“The court’s grant of summary judgment in favor of the school, confirms that there is a delicate balance that must be achieved in protecting students’ First Amendment rights within the operational and safety needs of schools,” the district said. “In this particular instance, the court again confirmed that both the specific events of May 5, 2010, and the pattern of which those events were a part, were not unconstitutional. The ruling recognizes that school officials intervened in concern of a violent disturbance threat and that the threat that was on campus at that time was real. In holding that school officials did not act unconstitutionally on that day four-and-a-half years ago, the court recognized that the protection of student safety must be an administrator’s primary responsibility.”

The newest filing noted the 9th Circuit now disagrees with other appeals courts on the issue. The essential difference between the Supreme Court precedent in Tinker and the current case is that in Tinker, the permitted “speech” was armbands while in the California case the “speech” at issue is flag-theme T-shirts.

The brief said the Supreme Court “concluded that school officials violated the First Amendment when they prohibited students from wearing black armbands to protest the Vietnam War.”

“The court rejected arguments that the students could be punished for wearing their armbands because school authorities had an ‘urgent wish to avoid the controversy which might result from the expression.'”

“Prior to restricting petitioners’ message, school officials had no information that petitioners’ speech had caused any disruption whatsoever at the school, even though the students had been on campus for over three hours and attended at least two classroom periods in addition to homeroom,” the latest brief argued.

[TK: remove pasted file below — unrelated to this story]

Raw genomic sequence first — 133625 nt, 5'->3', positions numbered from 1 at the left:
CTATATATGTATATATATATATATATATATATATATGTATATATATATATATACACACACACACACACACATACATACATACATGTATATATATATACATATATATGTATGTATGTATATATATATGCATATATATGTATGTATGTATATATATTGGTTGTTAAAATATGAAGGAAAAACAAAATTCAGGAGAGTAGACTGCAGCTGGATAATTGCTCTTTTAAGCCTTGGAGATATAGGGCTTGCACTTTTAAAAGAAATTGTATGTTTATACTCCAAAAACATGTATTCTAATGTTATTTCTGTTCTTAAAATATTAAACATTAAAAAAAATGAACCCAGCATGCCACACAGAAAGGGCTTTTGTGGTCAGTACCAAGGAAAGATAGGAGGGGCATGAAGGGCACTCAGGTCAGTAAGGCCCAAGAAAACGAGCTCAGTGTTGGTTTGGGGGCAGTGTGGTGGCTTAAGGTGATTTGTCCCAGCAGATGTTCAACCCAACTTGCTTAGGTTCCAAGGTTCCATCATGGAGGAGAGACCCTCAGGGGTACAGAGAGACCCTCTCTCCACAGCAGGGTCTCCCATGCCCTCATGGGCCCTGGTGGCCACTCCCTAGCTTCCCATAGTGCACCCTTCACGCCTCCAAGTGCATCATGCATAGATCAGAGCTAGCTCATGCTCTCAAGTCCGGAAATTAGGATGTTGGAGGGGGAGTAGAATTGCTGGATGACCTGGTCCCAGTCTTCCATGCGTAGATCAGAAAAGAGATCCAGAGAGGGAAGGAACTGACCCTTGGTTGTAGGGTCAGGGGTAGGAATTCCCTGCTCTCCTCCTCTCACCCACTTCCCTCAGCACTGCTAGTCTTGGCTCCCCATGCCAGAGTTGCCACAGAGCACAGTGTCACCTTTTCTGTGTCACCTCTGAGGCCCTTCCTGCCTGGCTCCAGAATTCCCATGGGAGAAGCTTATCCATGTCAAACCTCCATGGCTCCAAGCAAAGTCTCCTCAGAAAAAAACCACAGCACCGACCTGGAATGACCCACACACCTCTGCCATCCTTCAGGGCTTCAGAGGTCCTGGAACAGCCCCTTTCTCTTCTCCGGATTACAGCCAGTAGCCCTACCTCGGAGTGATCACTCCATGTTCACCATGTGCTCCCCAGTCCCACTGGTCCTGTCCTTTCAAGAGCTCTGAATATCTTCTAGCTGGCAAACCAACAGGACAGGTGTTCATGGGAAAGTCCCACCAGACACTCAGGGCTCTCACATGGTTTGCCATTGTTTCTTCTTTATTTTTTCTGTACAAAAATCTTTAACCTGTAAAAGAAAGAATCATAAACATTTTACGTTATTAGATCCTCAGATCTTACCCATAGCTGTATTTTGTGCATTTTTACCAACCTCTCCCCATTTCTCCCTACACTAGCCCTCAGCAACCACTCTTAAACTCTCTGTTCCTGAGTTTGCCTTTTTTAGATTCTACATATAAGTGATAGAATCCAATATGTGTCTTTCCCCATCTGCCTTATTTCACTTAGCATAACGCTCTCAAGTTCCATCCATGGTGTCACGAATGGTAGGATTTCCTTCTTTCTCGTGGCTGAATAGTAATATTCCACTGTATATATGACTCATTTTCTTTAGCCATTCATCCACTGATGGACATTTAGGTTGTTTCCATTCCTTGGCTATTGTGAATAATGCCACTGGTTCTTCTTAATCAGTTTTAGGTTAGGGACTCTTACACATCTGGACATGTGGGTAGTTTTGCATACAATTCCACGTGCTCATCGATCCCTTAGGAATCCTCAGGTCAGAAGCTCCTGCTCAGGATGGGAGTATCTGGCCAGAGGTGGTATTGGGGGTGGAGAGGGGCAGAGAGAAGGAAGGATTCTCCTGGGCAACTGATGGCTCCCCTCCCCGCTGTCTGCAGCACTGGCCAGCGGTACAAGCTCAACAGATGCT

“Ultimately, this case is as much about the future of the free speech rights of students as it is about the situation at Live Oak High School on May 45, 2010. As Judge O’Scannlain warned, ‘interpreting Tinker to permit the heckler’s veto … opens the door to the suppression of any viewpoint opposed by a vocal and violent band of students,'” the brief argued

“There are all kinds of labels being put on so-called ‘unacceptable’ speech today, from calling it politically incorrect and hate speech to offensive and dangerous speech, but the real message being conveyed is that Americans don’t have a right to express themselves if what they are saying is unpopular or in any way controversial,” said John W. Whitehead, president of The Rutherford Institute. “Whether it’s through the use of so-called ‘free speech zones,’ the requirement of speech permits, or the policing of online forums, what we’re seeing is the caging of free speech and the asphyxiation of the First Amendment.”

See the full range of flags available at the WND Superstore, from the Star-Spangled Banner to the Betsy Ross flag, the Gadsden Flag, Coast Guard, Navy, Marine, Army and Air Force flags, as well as the Navy Jack and dozens more.